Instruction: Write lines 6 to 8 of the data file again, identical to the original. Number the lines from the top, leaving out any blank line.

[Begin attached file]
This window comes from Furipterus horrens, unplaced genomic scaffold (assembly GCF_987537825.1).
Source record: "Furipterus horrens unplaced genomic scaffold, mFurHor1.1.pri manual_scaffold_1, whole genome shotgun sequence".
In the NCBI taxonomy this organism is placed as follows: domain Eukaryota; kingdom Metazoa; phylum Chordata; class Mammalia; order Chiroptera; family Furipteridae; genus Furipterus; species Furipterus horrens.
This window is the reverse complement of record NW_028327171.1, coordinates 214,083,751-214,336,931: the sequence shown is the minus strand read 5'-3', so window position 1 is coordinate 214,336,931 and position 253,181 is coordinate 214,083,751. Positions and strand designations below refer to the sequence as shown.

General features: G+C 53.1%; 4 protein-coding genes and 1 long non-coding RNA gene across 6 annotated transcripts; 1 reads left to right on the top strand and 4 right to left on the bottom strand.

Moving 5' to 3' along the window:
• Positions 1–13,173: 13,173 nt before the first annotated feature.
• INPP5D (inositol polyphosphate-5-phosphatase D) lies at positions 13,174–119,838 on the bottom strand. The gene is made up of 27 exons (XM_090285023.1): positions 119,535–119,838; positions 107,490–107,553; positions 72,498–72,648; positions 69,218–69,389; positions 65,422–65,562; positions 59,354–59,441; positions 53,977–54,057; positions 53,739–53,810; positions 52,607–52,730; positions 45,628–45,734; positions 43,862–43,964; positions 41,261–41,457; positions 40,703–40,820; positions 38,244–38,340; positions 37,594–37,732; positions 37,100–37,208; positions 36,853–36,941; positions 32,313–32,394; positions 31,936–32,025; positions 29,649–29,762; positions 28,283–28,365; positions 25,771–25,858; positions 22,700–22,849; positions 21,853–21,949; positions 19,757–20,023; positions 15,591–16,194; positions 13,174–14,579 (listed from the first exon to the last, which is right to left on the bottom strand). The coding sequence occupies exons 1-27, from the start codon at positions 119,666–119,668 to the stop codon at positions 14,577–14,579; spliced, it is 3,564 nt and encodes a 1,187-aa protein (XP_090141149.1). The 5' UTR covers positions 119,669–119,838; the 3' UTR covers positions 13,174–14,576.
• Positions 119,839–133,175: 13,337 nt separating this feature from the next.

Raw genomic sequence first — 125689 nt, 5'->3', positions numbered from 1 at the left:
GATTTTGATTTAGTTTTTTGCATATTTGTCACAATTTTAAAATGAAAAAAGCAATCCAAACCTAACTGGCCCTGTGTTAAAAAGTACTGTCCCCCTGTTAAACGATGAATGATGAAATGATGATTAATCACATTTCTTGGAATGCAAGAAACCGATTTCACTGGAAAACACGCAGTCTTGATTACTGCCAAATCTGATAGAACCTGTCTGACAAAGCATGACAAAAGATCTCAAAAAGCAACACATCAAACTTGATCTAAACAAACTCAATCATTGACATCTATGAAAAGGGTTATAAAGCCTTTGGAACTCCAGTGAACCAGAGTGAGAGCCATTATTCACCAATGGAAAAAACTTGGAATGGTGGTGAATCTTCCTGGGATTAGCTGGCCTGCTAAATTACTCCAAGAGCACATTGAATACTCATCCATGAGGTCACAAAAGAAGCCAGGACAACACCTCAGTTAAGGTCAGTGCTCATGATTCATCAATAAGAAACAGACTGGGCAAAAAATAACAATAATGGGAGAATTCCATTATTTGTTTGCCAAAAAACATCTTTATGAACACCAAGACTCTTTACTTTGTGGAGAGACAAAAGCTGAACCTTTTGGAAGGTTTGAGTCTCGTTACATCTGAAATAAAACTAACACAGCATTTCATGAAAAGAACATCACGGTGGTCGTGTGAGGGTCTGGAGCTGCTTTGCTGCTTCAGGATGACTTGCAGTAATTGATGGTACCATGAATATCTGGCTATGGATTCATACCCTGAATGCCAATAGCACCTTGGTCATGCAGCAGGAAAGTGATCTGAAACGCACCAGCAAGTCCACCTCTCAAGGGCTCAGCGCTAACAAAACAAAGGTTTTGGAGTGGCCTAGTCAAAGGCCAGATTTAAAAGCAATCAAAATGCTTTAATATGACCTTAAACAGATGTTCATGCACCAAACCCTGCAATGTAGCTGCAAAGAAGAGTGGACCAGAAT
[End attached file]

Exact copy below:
Moving 5' to 3' along the window:
• Positions 1–13,173: 13,173 nt before the first annotated feature.
• INPP5D (inositol polyphosphate-5-phosphatase D) lies at positions 13,174–119,838 on the bottom strand. The gene is made up of 27 exons (XM_090285023.1): positions 119,535–119,838; positions 107,490–107,553; positions 72,498–72,648; positions 69,218–69,389; positions 65,422–65,562; positions 59,354–59,441; positions 53,977–54,057; positions 53,739–53,810; positions 52,607–52,730; positions 45,628–45,734; positions 43,862–43,964; positions 41,261–41,457; positions 40,703–40,820; positions 38,244–38,340; positions 37,594–37,732; positions 37,100–37,208; positions 36,853–36,941; positions 32,313–32,394; positions 31,936–32,025; positions 29,649–29,762; positions 28,283–28,365; positions 25,771–25,858; positions 22,700–22,849; positions 21,853–21,949; positions 19,757–20,023; positions 15,591–16,194; positions 13,174–14,579 (listed from the first exon to the last, which is right to left on the bottom strand). The coding sequence occupies exons 1-27, from the start codon at positions 119,666–119,668 to the stop codon at positions 14,577–14,579; spliced, it is 3,564 nt and encodes a 1,187-aa protein (XP_090141149.1). The 5' UTR covers positions 119,669–119,838; the 3' UTR covers positions 13,174–14,576.